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Turkish political changes not likely to delay space agency

The new Turkish Minister of Defence, Fikri Isik. Photograph courtesy of Wikipedia.
The new Turkish Minister of Defence, Fikri Isik. Photograph courtesy of Wikipedia.

The departure of Turkish Prime Minister Ahmet Davutoglu and President Recep Tayyip Erdogan’s subsequent reshuffle of the Turkish cabinet is not likely to further delay the establishment and creation of a Turkish space agency.

Davutoglu has been replaced as Prime Minister by Binali Yildirim, a noted loyalist to President Erdogan.

The reshuffle seems to have had minimal impact on the Turkish space portfolio. For example, Fikri Isik, the Minister for Science, Industry, and Technology under Davutoglu is now the new Minister of Defence, and therefore is familiar with the issues pertinent to space. Indeed, in his previous job Isik was directly responsible for overseeing indigenous Turkish space activities.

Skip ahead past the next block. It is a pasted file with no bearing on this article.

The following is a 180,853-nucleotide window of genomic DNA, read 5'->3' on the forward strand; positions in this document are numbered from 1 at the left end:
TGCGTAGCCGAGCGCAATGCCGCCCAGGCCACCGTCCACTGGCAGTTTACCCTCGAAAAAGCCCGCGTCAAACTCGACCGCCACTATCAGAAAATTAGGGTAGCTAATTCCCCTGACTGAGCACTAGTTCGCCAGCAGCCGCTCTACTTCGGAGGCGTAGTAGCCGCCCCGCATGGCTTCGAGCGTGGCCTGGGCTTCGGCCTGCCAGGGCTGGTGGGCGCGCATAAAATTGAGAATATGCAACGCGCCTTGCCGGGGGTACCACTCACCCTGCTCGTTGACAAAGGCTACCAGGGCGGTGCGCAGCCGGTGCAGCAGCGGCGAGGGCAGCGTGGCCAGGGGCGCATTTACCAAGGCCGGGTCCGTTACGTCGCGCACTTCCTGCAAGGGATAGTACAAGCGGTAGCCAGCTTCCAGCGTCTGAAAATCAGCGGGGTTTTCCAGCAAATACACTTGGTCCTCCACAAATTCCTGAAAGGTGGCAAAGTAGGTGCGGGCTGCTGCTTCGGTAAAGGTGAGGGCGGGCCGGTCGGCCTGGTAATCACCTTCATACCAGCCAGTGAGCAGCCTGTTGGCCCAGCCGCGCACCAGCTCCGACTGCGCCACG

The previous Minister of Defence, Ismet Yilmaz, has been appointed Minister of Education.

Referring to Fikri Isik’s background at the Ministry of Science, Industry, and Technology, a Turkish official is quoted by US publication Defense News as saying, “Isik did not have a directly defense-related portfolio except the satellite programs but he was a de facto insider to procurement matters. Now he has officially become the man in charge.”

Replacing Fikri Isik at the Ministry of Science, Industry, and Technology is Faruk Ozlu, formerly Deputy Undersecretary at the Undersecretariat for Defense Industries, Turkish procurement agency. According to Defense News, Ozlu, educated as a mechanical engineer, sat on the boards of key Turkish defense and aerospace companies such as Tusas Turkish Aerospace Industries, HEAS, and STM.

Like the new Minister of Defence, Ozlu should be familiar with the space portfolio.

The Ministry of Science, Industry, and Technology and the Ministry of Defence are expected to be the principal ministries responsible for the Turkish Space Agency. The agency was only months away from being officially established before Ahmet Davutoglu resigned as Prime Minister.

It is possible that Davutoglu’s replacement, Prime Minister Yildirim, may have his own political agenda that might delay the establishment of a Turkish Space Agency. It is widely believed, however, that Yildirim will be a more pliant Prime Minister for President Erdogan and that continuity is more likely for now.


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